Shop Windows
Various locations around Tokyo

Fashion savvy, style conscious
and brand crazy -- the Japanese are the world's greatest shoppers. It should be no surprise then that the feature display window in a shop is elevated to an artform. Reminiscent of the 'tokonoma', a special place in Japanese houses for hanging scrolls and displaying Ikebana, the feature display window is reserved for the latest and most fashionable of desirables in the store. Be they pearls, spectacles, shoes or electrical goods, a store window needs to be a thing of beauty.

The most famous of Tokyo's shop windows is the Waco department store in the commercial heart of Ginza. In spite of the surrounding huge TV screens mounted on nearby buildings, blaring out pop beats and animations, the Waco window always transfixes the passerby. Color floods from the glass and reflects on the faces of those gazing in at the tableaux of shoes and accessories. The window, which regularly changes, has often a whimsical narrative theme to its display of bags shoes and accessories.

In the same area are the windows of Minimoto pearls and Shiseido cosmetics. In keeping with the size of their product the pearls window is exquisitely small. Like a medieval altars you need to approach it reverently to inspect the details. Sometimes peacock feathers and sliver accessories enhance the translucent pearl spheres. At other times, a stark minimal blackness contrasts a fortunous mountain of gleaming beads.

The redesigned Shiseido building is designer-sleek from inside to out from basement to upper floors and has the coolest elevators to boot. But the windows onto the street are a step above the rest of this modernist Ritz.

Given over to artists and designers, the huge 4 meter windows have housed dolls with silken hair dripping to the floor into large pools of water and at other times complete dead trees including roots spotlit and surreally-suspended a meter above the floor. Recently they housed huge blue kimono with a landscape of a cascading waterfall painted on their backs.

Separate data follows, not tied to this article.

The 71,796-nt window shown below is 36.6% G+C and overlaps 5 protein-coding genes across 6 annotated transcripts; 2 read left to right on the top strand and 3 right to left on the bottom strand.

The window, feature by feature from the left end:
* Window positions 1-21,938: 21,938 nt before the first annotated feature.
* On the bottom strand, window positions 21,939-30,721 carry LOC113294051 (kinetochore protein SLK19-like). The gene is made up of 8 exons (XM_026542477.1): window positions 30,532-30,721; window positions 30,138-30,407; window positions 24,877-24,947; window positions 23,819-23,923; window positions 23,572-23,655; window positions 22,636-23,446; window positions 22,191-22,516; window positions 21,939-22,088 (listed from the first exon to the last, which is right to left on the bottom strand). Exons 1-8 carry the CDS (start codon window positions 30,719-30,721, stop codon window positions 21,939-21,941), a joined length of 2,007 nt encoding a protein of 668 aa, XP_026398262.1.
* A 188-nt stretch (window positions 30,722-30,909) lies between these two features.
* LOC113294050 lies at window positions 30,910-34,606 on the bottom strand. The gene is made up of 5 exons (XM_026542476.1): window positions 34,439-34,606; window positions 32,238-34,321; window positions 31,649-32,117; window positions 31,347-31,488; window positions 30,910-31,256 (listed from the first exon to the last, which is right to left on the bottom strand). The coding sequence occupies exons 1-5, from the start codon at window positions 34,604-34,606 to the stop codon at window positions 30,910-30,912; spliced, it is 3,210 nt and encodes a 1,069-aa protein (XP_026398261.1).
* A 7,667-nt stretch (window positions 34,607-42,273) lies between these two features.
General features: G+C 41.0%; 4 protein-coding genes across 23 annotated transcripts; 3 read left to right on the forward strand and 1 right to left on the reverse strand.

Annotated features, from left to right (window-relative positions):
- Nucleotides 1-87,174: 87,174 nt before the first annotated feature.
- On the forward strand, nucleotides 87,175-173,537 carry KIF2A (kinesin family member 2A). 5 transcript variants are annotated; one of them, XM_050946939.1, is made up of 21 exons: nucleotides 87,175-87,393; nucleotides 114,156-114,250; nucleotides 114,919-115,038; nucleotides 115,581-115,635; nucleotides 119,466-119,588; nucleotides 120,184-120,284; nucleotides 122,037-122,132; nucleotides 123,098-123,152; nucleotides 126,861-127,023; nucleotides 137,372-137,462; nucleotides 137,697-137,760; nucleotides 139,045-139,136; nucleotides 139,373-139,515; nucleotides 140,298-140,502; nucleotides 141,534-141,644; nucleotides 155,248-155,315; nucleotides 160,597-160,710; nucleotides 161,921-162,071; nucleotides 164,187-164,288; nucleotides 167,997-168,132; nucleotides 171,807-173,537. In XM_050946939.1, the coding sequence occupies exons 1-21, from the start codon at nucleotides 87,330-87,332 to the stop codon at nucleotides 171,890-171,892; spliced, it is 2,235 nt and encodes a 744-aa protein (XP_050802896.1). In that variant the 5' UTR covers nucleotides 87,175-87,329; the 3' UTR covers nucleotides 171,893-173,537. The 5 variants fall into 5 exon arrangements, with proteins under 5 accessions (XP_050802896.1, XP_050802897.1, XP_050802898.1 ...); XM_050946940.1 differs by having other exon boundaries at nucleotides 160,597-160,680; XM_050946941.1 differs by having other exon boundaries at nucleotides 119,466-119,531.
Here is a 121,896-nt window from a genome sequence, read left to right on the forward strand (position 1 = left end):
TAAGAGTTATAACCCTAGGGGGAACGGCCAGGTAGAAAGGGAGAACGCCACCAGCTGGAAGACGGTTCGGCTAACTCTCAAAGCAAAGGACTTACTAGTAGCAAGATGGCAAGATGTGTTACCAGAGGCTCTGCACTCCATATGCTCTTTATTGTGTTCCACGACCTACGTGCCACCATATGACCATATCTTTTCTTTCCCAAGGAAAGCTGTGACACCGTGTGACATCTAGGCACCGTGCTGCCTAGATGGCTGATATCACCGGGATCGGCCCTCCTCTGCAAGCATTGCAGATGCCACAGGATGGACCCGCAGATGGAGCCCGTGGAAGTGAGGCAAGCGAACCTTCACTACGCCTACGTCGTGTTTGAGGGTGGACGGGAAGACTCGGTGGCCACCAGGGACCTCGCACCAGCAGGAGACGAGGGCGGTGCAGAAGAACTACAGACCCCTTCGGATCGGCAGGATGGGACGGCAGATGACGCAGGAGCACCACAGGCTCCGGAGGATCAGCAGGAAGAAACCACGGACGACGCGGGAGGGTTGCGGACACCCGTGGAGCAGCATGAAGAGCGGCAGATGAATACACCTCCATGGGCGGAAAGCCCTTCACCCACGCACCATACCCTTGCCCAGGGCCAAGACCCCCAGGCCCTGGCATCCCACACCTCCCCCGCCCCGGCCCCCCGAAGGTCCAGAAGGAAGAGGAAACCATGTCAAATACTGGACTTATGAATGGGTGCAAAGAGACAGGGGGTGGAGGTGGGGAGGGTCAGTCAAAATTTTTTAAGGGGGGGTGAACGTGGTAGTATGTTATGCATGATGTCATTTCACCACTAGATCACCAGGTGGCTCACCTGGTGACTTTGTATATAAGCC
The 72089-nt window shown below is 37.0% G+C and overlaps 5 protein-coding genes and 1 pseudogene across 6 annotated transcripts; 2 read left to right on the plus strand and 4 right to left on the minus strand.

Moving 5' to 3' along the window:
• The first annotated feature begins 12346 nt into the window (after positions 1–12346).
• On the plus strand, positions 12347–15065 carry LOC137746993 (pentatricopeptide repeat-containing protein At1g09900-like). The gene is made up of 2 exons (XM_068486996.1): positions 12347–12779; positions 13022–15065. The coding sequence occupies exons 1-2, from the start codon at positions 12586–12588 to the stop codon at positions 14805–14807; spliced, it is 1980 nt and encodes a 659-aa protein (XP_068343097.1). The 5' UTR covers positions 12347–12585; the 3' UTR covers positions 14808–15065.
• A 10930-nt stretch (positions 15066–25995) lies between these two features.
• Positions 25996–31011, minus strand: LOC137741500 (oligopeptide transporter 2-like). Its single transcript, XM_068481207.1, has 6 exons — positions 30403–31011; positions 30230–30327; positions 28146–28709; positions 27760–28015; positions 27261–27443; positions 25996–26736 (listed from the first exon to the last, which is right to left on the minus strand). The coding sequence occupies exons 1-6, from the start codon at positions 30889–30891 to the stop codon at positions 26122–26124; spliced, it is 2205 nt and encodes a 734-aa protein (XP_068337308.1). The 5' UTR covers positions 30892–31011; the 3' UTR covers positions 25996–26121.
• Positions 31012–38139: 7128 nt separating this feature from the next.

However, the zenith in creative windows on Chu Dori in Ginza belongs to LaPola. Flower arrangements to faucets have filled this space but each in an unexpected way. Unusual materials such as artificial grass and garden hoses have on occasion been combined to create a furry green grid across the glass.

Often secreted away among these design oddities are the beauty products, the commercial core of it all, reduced to simply being financial patrons for the art installation around them.

Not to be out-glitzed by Ginza are the very cool shops of Omotesando. On either side of this high fashion boulevard are the Gucci headquarters and the Anniversary (wedding) department store. They are in a perpetual duel for stunning window displays.

In the past, this has included the incongruous ethnographically inspired stack of African carvings and drums, together with wedding dress (Anniversary). And the anthropomorphic stuffed zebra in designer boots (Gucci). It is not just the big department stores that specialize in the art of display.

Almost every local area of Tokyo has a 'gofuku-ya', a shop that specializes in Kimono and traditional wear. These stores have refined the art of fine display. Letting the products doing the talking with flowing obis and simply hung Kimono, they have maintained a grace and an eddy of elegance in the cacophonous local shopping precinct.

But just as the store-windows have become art - so has art moved into the window displays. In an attempt to bring art to the people the Tachikawa Art Festival features art installations in department store windows. Recently the Fuji bank has began a series of art windows in their Tokyo branch offices. Inviting a range of people from recognized artists to school groups to display their art in the bank windows.

Consumer display has long led the way for museums with lighting and display techniques. A good Tokyo window can include costumes to rival Kabuki, theatrics as passionate as No and the cool aesthetic of a Zen rock garden. In Japan the objects of our desires are displayed with flair, encapsulating a thousand years of visual and dramatic aesthetics.